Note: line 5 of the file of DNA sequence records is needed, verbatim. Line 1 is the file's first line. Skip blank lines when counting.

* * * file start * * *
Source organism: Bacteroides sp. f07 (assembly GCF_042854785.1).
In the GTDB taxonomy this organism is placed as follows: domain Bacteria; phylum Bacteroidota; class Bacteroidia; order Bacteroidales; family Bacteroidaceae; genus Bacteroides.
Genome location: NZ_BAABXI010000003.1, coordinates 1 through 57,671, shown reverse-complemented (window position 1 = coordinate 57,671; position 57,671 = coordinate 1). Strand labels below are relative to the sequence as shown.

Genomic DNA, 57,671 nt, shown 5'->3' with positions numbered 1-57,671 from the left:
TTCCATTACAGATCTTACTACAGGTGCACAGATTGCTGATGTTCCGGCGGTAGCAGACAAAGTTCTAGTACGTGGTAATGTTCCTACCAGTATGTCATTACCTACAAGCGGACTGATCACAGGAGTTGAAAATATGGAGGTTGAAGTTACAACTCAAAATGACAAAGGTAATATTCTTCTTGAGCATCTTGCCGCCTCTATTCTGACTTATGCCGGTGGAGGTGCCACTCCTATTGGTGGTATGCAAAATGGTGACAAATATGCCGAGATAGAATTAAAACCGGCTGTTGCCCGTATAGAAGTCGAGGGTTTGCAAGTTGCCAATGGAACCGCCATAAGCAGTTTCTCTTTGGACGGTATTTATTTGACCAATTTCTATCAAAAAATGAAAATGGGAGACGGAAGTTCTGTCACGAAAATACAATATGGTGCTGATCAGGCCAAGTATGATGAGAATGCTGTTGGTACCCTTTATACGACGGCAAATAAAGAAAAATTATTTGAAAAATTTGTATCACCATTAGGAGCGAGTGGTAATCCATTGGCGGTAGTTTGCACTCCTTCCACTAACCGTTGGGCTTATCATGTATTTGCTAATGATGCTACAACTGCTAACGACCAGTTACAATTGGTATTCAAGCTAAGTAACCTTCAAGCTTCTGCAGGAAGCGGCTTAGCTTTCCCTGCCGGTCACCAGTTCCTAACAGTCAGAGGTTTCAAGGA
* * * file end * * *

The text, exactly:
TTCCATTACAGATCTTACTACAGGTGCACAGATTGCTGATGTTCCGGCGGTAGCAGACAAAGTTCTAGTACGTGGTAATGTTCCTACCAGTATGTCATTACCTACAAGCGGACTGATCACAGGAGTTGAAAATATGGAGGTTGAAGTTACAACTCAAAATGACAAAGGTAATATTCTTCTTGAGCATCTTGCCGCCTCTATTCTGACTTATGCCGGTGGAGGTGCCACTCCTATTGGTGGTATGCAAAATGGTGACAAATATGCCGAGATAGAATTAAAACCGGCTGTTGCCCGTATAGAAGTCGAGGGTTTGCAAGTTGCCAATGGAACCGCCATAAGCAGTTTCTCTTTGGACGGTATTTATTTGACCAATTTCTATCAAAAAATGAAAATGGGAGACGGAAGTTCTGTCACGAAAATACAATATGGTGCTGATCAGGCCAAGTATGATGAGAATGCTGTTGGTACCCTTTATACGACGGCAAATAAAGAAAAATTATTTGAAAAATTTGTATCACCATTAGGAGCGAGTGGTAATCCATTGGCGGTAGTTTGCACTCCTTCCACTAACCGTTGGGCTTATCATGTATTTGCTAATGATGCTACAACTGCTAACGACCAGTTACAATTGGTATTCAAGCTAAGTAACCTTCAAGCTTCTGCAGGAAGCGGCTTAGCTTTCCCTGCCGGTCACCAGTTCCTAACAGTCAGAGGTTTCAAGGA